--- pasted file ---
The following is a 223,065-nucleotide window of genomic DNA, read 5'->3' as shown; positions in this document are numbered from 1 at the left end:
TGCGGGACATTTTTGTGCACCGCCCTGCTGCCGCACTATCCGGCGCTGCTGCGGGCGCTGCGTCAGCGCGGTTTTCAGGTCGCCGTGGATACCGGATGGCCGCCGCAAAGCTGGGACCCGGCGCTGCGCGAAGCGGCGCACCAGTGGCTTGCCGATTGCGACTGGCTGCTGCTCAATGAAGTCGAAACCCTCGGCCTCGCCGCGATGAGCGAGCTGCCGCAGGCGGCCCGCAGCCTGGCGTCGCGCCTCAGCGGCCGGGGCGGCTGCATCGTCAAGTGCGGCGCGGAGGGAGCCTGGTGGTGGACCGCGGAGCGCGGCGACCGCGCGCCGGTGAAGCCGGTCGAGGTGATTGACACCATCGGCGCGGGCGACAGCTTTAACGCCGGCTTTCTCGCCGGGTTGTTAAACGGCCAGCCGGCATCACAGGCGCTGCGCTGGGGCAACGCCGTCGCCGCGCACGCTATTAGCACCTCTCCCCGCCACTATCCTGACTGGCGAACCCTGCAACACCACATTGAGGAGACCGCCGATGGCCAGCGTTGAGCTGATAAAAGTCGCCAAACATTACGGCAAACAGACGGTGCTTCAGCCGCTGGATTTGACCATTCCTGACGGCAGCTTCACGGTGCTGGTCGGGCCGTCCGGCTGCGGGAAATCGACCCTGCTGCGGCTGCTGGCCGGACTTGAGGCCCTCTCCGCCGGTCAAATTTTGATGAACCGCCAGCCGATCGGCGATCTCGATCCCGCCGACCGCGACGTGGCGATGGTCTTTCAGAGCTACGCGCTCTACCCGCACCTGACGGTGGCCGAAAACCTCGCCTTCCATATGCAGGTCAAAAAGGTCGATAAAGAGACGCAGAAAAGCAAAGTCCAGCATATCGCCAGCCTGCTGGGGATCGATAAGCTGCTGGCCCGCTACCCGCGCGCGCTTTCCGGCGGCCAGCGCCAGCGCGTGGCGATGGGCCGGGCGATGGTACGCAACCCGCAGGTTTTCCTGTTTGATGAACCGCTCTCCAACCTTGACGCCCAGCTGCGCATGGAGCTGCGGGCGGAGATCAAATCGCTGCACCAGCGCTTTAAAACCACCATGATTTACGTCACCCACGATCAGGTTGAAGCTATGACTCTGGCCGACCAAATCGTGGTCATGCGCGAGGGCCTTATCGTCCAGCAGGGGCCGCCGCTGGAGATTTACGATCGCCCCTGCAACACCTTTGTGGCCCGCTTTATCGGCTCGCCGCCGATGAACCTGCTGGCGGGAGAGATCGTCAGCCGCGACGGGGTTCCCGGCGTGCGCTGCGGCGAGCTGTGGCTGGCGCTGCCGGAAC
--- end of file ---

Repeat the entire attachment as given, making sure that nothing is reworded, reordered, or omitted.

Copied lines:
The following is a 223,065-nucleotide window of genomic DNA, read 5'->3' as shown; positions in this document are numbered from 1 at the left end:
TGCGGGACATTTTTGTGCACCGCCCTGCTGCCGCACTATCCGGCGCTGCTGCGGGCGCTGCGTCAGCGCGGTTTTCAGGTCGCCGTGGATACCGGATGGCCGCCGCAAAGCTGGGACCCGGCGCTGCGCGAAGCGGCGCACCAGTGGCTTGCCGATTGCGACTGGCTGCTGCTCAATGAAGTCGAAACCCTCGGCCTCGCCGCGATGAGCGAGCTGCCGCAGGCGGCCCGCAGCCTGGCGTCGCGCCTCAGCGGCCGGGGCGGCTGCATCGTCAAGTGCGGCGCGGAGGGAGCCTGGTGGTGGACCGCGGAGCGCGGCGACCGCGCGCCGGTGAAGCCGGTCGAGGTGATTGACACCATCGGCGCGGGCGACAGCTTTAACGCCGGCTTTCTCGCCGGGTTGTTAAACGGCCAGCCGGCATCACAGGCGCTGCGCTGGGGCAACGCCGTCGCCGCGCACGCTATTAGCACCTCTCCCCGCCACTATCCTGACTGGCGAACCCTGCAACACCACATTGAGGAGACCGCCGATGGCCAGCGTTGAGCTGATAAAAGTCGCCAAACATTACGGCAAACAGACGGTGCTTCAGCCGCTGGATTTGACCATTCCTGACGGCAGCTTCACGGTGCTGGTCGGGCCGTCCGGCTGCGGGAAATCGACCCTGCTGCGGCTGCTGGCCGGACTTGAGGCCCTCTCCGCCGGTCAAATTTTGATGAACCGCCAGCCGATCGGCGATCTCGATCCCGCCGACCGCGACGTGGCGATGGTCTTTCAGAGCTACGCGCTCTACCCGCACCTGACGGTGGCCGAAAACCTCGCCTTCCATATGCAGGTCAAAAAGGTCGATAAAGAGACGCAGAAAAGCAAAGTCCAGCATATCGCCAGCCTGCTGGGGATCGATAAGCTGCTGGCCCGCTACCCGCGCGCGCTTTCCGGCGGCCAGCGCCAGCGCGTGGCGATGGGCCGGGCGATGGTACGCAACCCGCAGGTTTTCCTGTTTGATGAACCGCTCTCCAACCTTGACGCCCAGCTGCGCATGGAGCTGCGGGCGGAGATCAAATCGCTGCACCAGCGCTTTAAAACCACCATGATTTACGTCACCCACGATCAGGTTGAAGCTATGACTCTGGCCGACCAAATCGTGGTCATGCGCGAGGGCCTTATCGTCCAGCAGGGGCCGCCGCTGGAGATTTACGATCGCCCCTGCAACACCTTTGTGGCCCGCTTTATCGGCTCGCCGCCGATGAACCTGCTGGCGGGAGAGATCGTCAGCCGCGACGGGGTTCCCGGCGTGCGCTGCGGCGAGCTGTGGCTGGCGCTGCCGGAAC